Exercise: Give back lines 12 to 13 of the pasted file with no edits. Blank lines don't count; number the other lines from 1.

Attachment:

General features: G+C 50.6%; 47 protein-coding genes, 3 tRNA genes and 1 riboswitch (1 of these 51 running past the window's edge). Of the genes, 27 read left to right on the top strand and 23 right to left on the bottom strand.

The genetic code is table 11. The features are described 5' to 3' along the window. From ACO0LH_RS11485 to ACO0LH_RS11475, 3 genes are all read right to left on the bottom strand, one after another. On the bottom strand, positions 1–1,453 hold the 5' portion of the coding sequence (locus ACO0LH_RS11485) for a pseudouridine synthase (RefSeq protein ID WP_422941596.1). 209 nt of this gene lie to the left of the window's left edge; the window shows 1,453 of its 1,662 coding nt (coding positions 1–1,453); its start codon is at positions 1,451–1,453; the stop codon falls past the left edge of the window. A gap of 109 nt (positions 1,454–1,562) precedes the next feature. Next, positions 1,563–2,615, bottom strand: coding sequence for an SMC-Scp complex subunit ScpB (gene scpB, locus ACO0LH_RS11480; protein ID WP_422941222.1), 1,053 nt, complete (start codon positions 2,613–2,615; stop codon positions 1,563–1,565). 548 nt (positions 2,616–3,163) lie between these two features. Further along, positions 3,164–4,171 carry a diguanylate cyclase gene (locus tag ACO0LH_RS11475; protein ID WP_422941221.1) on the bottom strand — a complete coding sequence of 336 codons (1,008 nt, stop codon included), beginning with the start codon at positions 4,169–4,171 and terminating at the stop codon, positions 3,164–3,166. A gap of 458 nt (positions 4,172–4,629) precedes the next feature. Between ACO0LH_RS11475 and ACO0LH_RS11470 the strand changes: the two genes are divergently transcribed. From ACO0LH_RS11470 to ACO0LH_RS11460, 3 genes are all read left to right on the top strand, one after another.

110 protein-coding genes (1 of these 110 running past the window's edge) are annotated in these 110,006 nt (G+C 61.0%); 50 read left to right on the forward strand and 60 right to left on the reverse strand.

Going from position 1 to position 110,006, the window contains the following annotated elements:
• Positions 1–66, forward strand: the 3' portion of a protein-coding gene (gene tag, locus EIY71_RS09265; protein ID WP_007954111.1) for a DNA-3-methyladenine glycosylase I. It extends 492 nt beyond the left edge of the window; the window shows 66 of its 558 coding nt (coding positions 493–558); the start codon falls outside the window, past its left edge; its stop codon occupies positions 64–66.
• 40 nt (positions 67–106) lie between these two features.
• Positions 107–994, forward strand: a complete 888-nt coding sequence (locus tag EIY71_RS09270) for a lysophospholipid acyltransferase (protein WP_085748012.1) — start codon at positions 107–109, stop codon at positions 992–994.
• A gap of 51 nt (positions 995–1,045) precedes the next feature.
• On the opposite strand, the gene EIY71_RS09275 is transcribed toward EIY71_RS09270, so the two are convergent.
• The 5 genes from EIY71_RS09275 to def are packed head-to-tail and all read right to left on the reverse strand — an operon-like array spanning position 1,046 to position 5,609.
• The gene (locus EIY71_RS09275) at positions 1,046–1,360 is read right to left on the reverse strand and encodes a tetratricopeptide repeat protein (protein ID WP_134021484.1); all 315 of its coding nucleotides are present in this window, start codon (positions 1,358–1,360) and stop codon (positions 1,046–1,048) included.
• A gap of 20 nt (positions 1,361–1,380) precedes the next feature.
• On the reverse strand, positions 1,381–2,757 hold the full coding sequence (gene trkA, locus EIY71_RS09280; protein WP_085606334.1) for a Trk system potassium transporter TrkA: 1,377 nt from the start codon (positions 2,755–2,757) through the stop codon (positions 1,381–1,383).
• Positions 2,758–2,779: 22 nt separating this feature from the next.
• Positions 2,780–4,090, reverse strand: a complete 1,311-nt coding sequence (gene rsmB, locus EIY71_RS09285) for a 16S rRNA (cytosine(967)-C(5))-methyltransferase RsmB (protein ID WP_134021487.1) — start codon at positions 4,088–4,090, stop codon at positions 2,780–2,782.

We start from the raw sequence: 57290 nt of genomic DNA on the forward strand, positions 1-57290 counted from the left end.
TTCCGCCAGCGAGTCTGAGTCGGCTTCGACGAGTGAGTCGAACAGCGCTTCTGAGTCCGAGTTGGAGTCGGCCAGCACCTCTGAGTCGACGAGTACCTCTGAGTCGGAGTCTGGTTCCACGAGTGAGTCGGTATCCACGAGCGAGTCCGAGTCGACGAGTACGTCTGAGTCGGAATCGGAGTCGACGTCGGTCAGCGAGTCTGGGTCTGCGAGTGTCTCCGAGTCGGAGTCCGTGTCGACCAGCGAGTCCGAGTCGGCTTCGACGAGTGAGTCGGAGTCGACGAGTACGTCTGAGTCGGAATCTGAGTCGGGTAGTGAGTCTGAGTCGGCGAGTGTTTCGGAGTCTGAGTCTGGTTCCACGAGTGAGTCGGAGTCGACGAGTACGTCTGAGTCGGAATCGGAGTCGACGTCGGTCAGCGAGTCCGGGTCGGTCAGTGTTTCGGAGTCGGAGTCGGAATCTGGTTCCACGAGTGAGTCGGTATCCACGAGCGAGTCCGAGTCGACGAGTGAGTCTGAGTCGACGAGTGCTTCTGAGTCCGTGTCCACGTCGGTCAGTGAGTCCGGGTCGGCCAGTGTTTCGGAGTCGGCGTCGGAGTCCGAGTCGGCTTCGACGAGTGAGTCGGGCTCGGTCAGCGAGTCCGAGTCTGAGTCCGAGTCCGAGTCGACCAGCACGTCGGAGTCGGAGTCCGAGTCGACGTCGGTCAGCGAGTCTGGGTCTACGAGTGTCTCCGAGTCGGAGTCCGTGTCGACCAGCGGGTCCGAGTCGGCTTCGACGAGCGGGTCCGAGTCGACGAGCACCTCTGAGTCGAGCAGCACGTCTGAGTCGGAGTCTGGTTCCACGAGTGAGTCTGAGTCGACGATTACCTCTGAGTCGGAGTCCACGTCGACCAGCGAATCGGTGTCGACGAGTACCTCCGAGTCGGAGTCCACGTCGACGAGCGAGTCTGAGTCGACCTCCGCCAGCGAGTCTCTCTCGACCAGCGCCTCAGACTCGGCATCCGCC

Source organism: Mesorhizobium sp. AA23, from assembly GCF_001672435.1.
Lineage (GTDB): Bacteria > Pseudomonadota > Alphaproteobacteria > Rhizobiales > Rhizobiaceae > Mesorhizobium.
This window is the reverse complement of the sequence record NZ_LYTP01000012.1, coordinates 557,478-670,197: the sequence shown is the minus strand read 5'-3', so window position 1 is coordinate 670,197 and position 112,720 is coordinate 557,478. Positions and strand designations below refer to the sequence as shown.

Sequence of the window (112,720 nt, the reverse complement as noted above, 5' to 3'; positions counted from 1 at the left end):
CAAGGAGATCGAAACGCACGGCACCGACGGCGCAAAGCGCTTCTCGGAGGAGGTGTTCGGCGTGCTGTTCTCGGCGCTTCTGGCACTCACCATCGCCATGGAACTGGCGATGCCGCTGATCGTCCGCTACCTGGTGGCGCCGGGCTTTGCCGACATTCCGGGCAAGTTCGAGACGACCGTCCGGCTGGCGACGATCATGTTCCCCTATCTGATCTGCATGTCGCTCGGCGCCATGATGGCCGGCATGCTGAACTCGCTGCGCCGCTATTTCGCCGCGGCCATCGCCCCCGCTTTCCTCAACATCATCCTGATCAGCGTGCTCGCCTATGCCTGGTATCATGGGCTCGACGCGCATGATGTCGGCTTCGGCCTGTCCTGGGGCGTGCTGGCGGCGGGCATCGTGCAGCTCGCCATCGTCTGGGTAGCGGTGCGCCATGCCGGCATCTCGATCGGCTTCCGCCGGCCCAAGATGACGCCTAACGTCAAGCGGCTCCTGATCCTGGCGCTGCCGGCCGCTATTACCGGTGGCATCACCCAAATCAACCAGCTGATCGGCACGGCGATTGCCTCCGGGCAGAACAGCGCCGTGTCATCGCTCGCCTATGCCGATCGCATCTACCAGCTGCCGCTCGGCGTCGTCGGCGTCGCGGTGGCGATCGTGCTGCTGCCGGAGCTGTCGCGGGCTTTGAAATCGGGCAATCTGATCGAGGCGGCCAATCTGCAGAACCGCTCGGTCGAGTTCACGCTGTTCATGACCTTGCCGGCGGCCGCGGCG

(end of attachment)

• A gap of 20 nt (positions 1,361–1,380) precedes the next feature.
• On the reverse strand, positions 1,381–2,757 hold the full coding sequence (gene trkA, locus EIY71_RS09280; protein WP_085606334.1) for a Trk system potassium transporter TrkA: 1,377 nt from the start codon (positions 2,755–2,757) through the stop codon (positions 1,381–1,383).